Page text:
Scenes of disproportionate “extremism” and fanatical religious rhetoric continue to arise in numerous countries in the Arab world and this is something that has become a “scarecrow” that is frightening and terrifying the public.
Extremist groups are well aware that they stand to lose the most following the re-arrangement of the political scene in the wake of the popular uprisings, particularly as this new scene is giving rise to a new type of political discourse based on justice, equality, rights and duties, as well as a more tolerant, moderate, and rational framework. This is something that will cause extremist religious discourse to appear abnormal, frightened, and rejected. Therefore, these extremist groups have no opportunity to prove their position in the political arena except by “raising their voice” and issuing verbal threats, and this is what is happening in different forms in Tunisia, Egypt, Jordan, Yemen and Syria.
However what is happening in Egypt remains the subject of grave concern because more than 100 days have elapsed since the revolution took place, whilst political changes continue to occur. Throughout all these changes, the extremists have continued to raise their voices, not because of the large number of people that ascribe to this view, but rather due to the extremist statements and rhetoric being put forward by such [religious] groups, which appear to be strange and abnormal in the eyes of the people.
The relationships between Muslims and Christians, between man and woman, as well as issues like politics, tourism, antiquities and literature are all now subject to review following the new [political] situation in the country. Issues such as what is prohibited, or what is considered heresy, are all now being reviewed and questioned and there is a new [political] state of affairs in this country, which is the home of the Al-Azhar University, the center of jurisprudence for the Islamic world. Certain [Salafist] groups have therefore chosen to flex their muscles, and this is something that could particularly be seen during the constitutional referendum, which the groups in question claimed as a victory for their operation and public discourse. One [Salafist] sheikh and symbol, in a recent public gathering, said that he considered the constitutional referendum result to be a clear message, describing the results as a “religious conquest at the ballot box.” He also called on whoever was unhappy with the constitutional referendum result to migrate to Australia or Canada, in a clear reference to Egypt’s Coptic community [who have large expatriate communities in both these countries]. This group’s most recent position was to threaten to assassinate Pope Shenouda III, the head of the Coptic Church, and invade Coptic churches in order to “liberate” Camilia Shehata, an Egyptian Copt who reportedly converted to Islam only to be forcibly detained by the Coptic Church.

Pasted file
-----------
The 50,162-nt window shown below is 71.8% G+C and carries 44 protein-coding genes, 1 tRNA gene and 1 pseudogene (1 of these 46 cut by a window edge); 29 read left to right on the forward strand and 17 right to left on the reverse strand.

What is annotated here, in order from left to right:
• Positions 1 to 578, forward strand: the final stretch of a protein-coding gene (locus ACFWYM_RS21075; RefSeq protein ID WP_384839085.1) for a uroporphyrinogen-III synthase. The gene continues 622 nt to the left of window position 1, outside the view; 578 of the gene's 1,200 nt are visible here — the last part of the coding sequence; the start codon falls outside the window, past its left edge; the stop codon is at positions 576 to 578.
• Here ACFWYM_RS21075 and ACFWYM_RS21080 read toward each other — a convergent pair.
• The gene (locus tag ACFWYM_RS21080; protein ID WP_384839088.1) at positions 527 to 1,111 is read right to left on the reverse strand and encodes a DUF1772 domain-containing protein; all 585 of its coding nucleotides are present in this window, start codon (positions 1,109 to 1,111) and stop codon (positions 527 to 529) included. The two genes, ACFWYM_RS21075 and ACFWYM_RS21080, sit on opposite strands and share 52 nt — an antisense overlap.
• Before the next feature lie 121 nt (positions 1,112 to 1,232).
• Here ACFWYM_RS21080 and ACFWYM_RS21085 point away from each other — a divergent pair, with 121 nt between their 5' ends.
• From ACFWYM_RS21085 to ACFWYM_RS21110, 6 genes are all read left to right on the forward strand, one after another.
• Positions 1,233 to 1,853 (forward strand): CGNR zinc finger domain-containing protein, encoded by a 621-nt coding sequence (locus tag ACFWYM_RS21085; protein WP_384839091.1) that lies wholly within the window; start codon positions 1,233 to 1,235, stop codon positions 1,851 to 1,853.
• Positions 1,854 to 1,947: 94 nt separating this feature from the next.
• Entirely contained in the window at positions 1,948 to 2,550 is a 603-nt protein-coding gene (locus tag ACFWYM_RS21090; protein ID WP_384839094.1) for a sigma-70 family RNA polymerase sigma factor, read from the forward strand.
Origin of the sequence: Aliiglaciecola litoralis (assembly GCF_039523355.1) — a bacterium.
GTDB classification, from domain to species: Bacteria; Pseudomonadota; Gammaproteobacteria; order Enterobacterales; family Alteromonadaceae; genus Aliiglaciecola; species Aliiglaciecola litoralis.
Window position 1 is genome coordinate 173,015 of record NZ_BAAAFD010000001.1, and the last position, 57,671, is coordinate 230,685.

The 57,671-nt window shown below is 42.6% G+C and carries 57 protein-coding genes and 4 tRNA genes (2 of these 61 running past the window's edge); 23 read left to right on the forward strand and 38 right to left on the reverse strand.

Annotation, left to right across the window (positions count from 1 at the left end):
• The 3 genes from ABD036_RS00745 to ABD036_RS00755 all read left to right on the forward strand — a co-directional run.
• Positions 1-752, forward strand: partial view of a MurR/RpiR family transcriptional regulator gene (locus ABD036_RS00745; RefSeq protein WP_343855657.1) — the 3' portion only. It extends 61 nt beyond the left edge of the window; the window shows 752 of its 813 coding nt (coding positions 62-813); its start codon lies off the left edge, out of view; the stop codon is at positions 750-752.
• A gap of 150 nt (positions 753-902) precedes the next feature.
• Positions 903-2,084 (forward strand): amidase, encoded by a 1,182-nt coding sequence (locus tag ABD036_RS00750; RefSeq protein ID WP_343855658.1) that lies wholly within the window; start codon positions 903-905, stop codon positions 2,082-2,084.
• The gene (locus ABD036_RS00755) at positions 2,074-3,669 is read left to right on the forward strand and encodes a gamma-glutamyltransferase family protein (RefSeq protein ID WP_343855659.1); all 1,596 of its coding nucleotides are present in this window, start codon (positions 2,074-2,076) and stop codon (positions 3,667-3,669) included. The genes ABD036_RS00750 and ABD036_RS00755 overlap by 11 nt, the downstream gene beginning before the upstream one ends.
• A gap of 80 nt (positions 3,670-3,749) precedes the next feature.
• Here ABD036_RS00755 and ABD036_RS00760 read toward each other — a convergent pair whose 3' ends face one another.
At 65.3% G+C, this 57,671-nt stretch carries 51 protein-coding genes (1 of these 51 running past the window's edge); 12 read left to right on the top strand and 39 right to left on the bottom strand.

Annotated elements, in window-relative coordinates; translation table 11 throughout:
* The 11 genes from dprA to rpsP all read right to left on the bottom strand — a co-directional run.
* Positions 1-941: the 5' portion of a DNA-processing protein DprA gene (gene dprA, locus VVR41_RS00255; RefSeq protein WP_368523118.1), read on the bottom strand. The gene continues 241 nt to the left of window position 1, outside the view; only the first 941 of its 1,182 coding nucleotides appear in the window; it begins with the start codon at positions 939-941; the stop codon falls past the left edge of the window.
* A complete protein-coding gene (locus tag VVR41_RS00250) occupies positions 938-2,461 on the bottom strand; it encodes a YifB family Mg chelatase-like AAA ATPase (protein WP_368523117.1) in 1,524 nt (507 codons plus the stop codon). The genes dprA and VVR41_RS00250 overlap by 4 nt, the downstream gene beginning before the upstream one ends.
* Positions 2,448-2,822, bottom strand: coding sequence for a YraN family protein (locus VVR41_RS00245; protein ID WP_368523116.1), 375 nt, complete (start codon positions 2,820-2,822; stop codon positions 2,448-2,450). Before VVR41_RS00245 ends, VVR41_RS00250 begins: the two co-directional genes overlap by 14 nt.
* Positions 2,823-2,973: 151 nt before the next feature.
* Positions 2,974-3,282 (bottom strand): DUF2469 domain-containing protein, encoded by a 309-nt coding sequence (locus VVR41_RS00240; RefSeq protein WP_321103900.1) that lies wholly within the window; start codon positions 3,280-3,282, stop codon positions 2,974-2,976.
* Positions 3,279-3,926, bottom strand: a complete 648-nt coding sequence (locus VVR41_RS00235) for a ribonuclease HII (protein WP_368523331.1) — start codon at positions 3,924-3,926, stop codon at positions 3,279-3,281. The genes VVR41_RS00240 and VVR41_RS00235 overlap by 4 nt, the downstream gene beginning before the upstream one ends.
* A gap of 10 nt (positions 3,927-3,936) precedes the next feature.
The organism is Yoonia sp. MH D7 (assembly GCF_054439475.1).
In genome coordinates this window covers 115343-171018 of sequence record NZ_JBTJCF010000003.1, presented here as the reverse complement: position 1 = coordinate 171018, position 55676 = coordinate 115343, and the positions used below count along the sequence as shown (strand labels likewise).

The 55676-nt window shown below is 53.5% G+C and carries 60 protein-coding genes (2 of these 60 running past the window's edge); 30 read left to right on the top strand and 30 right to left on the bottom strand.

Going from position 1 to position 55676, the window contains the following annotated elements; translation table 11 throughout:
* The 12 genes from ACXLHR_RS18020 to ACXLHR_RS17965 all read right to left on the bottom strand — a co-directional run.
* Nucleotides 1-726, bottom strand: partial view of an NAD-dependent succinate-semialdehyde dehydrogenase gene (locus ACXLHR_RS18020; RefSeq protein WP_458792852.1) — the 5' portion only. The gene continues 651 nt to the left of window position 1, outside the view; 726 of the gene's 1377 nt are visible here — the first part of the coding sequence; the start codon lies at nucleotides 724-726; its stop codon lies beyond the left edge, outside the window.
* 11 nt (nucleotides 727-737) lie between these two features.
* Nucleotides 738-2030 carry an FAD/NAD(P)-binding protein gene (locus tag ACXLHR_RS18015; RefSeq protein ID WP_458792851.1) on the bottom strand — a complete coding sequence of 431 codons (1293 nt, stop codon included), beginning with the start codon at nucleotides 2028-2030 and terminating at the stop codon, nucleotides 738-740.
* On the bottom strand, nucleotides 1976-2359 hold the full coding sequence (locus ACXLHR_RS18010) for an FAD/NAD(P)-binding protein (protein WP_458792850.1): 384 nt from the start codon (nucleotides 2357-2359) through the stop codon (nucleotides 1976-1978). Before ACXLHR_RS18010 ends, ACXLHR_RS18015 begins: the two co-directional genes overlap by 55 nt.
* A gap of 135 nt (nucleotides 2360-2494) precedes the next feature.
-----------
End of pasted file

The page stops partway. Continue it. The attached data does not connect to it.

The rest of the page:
Many [Salafist] symbols and figures believe this cause [freeing Camilia Shehata] to be their main concern and have begun to issue threats in this regard, believing that a “conspiracy” is being carried out. However Camilia has lately appeared on television saying that she is a practising Christian and that she never converted to any other religion. As a result, these people took to the streets, attacking a church in Cairo, killing 5 people and injuring 80 others.
A new tense situation is emerging where certain groups [Salafists] are well aware that they may be swept away in the new re-ordering of the political system since they do not enjoy strong public acceptance or presence due to their narrow implementation of Islamist ideology, and because their opinions and viewpoints are deemed odd and out of touch, particularly as the rest of the Islamic world and Islamic scholars have agreed upon different principles. In light of this new situation, these [Salafist] groups are almost solely concerned with raising their public awareness and media presence by achieving victories in certain battles over limited issues.
Tunisia, Egypt, Jordan, Yemen, Libya, Syria and Bahrain all have similar groups that adhere to this particular form of extremism. In fact, it is a type of “ideology” that is difficult to reach an agreement with or discuss concepts such as freedom, civil society or equal rights. This is something that was proven over many rounds of dialogue and discourse [with these groups]. Therefore Arab societies must shoulder a public responsibility in order to end the exploitation of the emotions of people who are eager to acquire freedom, dignity, rights and justice in the name of religion. According to the discourse adopted by these extremists and hardliners, they “think” that they are speaking on behalf of God and they “know” what is best for the people, and this is a blatant falsehood.
Different [political] trends are trying to seize control of the political scene [following the uprisings], and the extremists are definitely striving towards this end. They did not contribute to changing the political scene, and it would be a shame if they reaped the fruits of this!